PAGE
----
2012 Summer Olympic Mascots: London's Wenlock & Mandeville Bizarre as Ever

Ryan KlockeFeatured ColumnistJuly 26, 2012

LONDON, ENGLAND - MAY 19:  Wenlock, the Olympic mascot and Mandeville (Blue), the Paralympic mascot pose for photos after being unveiled at St Pauls Whitechapel C of E Primary School, Tower Hamlets on May 19, 2010 in London, England.  (Photo by Julian Finney/Getty Images)
Julian Finney/Getty Images

Ah, mascots: the furry, funny, extremely hug-able symbols of sports that always have a knack for making us smile. We love mascots over here at Bleacher Report, even when they fail or fight or are straight-up ridiculous—like the cyclops twins we'll see all over London the next couple weeks.  

Meet Wenlock and Mandeville, the 2012 games' one-eyed monsters tasked with spreading goodwill and cuteness all over the fair city for which their design was based. They've got "friendship bands" to symbolize the Olympic rings, a taxi light on top of their head (seriously) because London has those famous black taxis, and—get ready for this—a built in camera to record their interactions with people. Because that's not creepy, not creepy at all. 

As such, this duo—Wenlock is for the Olympic Games; Mandeville is representing the Paralympics—has brought on a deluge of media scrutiny, both here and across the pond for the, ahem, progressive design. 

From AP: 

LONDON -- Sinister. Disturbing. Creepy. Frightening.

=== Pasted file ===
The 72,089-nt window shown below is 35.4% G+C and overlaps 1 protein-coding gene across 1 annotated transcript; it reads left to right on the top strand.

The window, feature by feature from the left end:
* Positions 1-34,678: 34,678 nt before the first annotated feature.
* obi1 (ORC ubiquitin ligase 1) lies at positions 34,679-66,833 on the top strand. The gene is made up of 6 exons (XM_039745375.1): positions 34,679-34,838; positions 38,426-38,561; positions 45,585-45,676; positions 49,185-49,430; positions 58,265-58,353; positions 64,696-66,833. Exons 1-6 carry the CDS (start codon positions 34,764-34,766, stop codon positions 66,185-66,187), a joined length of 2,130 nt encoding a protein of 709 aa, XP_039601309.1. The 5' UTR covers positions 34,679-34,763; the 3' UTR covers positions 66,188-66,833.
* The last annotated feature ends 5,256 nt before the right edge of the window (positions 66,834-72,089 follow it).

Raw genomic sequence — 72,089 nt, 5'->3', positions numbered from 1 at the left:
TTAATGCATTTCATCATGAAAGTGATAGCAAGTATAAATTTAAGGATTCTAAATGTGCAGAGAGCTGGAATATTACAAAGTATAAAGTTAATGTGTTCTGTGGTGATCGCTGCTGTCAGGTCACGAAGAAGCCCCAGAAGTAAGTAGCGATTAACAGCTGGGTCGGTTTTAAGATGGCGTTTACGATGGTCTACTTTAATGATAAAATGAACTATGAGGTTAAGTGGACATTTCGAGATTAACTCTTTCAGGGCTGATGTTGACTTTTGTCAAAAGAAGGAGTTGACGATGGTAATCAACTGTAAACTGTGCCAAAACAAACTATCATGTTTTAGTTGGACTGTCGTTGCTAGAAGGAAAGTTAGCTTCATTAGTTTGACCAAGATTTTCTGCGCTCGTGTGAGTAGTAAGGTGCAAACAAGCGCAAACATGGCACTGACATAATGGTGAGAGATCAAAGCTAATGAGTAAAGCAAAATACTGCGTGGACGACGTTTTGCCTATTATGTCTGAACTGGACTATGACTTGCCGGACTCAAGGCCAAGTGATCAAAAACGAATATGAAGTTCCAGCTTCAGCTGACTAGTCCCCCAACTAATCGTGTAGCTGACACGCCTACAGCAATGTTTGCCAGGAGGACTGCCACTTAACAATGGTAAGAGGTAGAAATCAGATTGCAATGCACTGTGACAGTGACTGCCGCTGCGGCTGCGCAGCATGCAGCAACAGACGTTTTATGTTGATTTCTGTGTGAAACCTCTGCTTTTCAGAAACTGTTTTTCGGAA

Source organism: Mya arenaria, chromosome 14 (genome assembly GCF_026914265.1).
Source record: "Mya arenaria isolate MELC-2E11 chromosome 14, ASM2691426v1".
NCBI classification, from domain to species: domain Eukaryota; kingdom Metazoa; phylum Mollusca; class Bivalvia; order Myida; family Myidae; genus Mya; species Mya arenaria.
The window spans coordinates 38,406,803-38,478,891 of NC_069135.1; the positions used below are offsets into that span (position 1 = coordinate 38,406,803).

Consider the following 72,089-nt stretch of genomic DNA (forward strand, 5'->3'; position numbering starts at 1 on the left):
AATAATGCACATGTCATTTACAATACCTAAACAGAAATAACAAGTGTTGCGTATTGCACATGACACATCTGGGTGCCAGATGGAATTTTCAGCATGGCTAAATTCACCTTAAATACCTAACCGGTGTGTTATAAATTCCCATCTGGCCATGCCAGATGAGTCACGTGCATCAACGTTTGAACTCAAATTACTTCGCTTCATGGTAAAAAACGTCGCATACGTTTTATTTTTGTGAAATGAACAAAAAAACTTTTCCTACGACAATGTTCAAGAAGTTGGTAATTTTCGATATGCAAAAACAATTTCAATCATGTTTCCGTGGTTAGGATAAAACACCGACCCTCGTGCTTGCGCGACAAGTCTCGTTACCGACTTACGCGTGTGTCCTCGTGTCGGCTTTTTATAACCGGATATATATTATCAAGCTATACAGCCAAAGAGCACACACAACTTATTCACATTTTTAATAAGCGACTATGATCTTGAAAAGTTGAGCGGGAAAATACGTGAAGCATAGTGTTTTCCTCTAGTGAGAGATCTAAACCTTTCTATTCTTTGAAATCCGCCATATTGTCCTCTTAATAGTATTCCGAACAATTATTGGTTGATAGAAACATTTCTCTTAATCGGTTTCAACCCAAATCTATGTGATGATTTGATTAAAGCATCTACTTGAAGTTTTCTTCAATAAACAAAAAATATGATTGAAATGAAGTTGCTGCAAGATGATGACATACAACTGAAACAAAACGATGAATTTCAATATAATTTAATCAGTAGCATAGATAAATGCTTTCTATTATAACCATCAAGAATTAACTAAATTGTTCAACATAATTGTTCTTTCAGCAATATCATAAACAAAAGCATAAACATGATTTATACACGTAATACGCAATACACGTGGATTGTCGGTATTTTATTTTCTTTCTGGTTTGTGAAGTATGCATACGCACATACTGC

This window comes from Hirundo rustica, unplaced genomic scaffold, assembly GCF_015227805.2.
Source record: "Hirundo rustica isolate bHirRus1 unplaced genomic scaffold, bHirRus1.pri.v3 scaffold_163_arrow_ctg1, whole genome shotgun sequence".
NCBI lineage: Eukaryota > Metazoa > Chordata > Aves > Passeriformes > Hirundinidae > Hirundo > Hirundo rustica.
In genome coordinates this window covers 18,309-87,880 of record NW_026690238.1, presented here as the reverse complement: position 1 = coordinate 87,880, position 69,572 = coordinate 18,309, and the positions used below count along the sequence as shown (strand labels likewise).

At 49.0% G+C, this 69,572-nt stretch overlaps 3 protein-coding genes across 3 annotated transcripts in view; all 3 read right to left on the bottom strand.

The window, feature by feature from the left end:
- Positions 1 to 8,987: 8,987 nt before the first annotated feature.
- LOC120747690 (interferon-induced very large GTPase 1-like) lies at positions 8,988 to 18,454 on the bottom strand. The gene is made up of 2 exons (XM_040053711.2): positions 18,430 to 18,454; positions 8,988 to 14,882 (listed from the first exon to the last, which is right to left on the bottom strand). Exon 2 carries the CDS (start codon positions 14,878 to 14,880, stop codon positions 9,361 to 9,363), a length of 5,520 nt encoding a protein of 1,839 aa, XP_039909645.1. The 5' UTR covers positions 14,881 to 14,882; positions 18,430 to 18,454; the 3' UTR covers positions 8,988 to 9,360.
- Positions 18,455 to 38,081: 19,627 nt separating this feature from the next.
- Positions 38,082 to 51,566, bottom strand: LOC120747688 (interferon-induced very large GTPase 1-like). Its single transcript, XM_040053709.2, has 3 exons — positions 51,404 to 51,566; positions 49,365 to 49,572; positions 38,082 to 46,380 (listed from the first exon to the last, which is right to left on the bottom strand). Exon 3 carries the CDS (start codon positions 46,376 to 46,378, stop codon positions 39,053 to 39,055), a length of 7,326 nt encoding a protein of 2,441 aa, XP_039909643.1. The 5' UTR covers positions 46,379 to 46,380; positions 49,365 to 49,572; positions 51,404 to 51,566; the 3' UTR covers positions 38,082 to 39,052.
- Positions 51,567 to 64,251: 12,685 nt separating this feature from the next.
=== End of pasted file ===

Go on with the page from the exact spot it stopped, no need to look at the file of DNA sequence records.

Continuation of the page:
Yeah, that's always a good start. And this from a non-opinion news story 

From Slate:

As for smiley-ness: These creatures have no mouths! Sweet lord, what happened to their mouths?? Instead, in the area where their faces should be, Wenlock and Mandeville each present us with a cold, steel panel punctuated only by an assessing, Cyclopean eye. 

Did you even notice they have no mouths? The One-Eyed Gigantic Camera Face kind of makes you forget about that part. Two eyes, and a mouth is pretty solid combination, considering almost every living being on this planet uses that combination. 

We could go on and on here, but you get the point. People don't like these cats, rallying against them for reasons varying from their camera-enabled faces being emblematic of London's extreme number of CCTV recorders around the city to just being ugly. 

But really, though, it doesn't even matter. People hate the Olympic mascots every two years. People hate change in general, especially from a design standpoint. We went nuts when GAP redesigned its logo, and most of us don't even shop there. Of course we're going to find issue with a non-traditional looking mascot that has to appease Olympic tradition and local customs while being quirky enough that it can sell 10 bajillion dollars worth of merchandise.

In summation, every Olympic mascot is out there is odd and kind of jarring. But so is the Phillie Phanatic. Just roll with it.